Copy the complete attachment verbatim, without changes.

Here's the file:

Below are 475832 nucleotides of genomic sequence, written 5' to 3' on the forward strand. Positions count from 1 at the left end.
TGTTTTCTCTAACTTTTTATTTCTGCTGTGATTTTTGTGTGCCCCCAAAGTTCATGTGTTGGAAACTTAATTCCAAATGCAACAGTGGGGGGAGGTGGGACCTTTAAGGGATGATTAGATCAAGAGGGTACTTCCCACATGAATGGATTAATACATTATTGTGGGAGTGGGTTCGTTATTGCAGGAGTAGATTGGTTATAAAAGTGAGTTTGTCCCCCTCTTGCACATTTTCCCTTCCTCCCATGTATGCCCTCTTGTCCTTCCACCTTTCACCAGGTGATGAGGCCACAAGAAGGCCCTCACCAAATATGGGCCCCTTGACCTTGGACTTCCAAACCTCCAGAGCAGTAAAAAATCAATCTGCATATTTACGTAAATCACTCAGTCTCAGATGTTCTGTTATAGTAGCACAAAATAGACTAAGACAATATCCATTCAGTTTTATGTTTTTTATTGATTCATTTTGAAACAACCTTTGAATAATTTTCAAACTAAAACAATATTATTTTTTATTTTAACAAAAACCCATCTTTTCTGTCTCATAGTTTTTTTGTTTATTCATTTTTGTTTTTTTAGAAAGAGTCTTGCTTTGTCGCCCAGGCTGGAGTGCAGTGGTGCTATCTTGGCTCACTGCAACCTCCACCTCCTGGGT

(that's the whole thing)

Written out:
Below are 475832 nucleotides of genomic sequence, written 5' to 3' on the forward strand. Positions count from 1 at the left end.
TGTTTTCTCTAACTTTTTATTTCTGCTGTGATTTTTGTGTGCCCCCAAAGTTCATGTGTTGGAAACTTAATTCCAAATGCAACAGTGGGGGGAGGTGGGACCTTTAAGGGATGATTAGATCAAGAGGGTACTTCCCACATGAATGGATTAATACATTATTGTGGGAGTGGGTTCGTTATTGCAGGAGTAGATTGGTTATAAAAGTGAGTTTGTCCCCCTCTTGCACATTTTCCCTTCCTCCCATGTATGCCCTCTTGTCCTTCCACCTTTCACCAGGTGATGAGGCCACAAGAAGGCCCTCACCAAATATGGGCCCCTTGACCTTGGACTTCCAAACCTCCAGAGCAGTAAAAAATCAATCTGCATATTTACGTAAATCACTCAGTCTCAGATGTTCTGTTATAGTAGCACAAAATAGACTAAGACAATATCCATTCAGTTTTATGTTTTTTATTGATTCATTTTGAAACAACCTTTGAATAATTTTCAAACTAAAACAATATTATTTTTTATTTTAACAAAAACCCATCTTTTCTGTCTCATAGTTTTTTTGTTTATTCATTTTTGTTTTTTTAGAAAGAGTCTTGCTTTGTCGCCCAGGCTGGAGTGCAGTGGTGCTATCTTGGCTCACTGCAACCTCCACCTCCTGGGT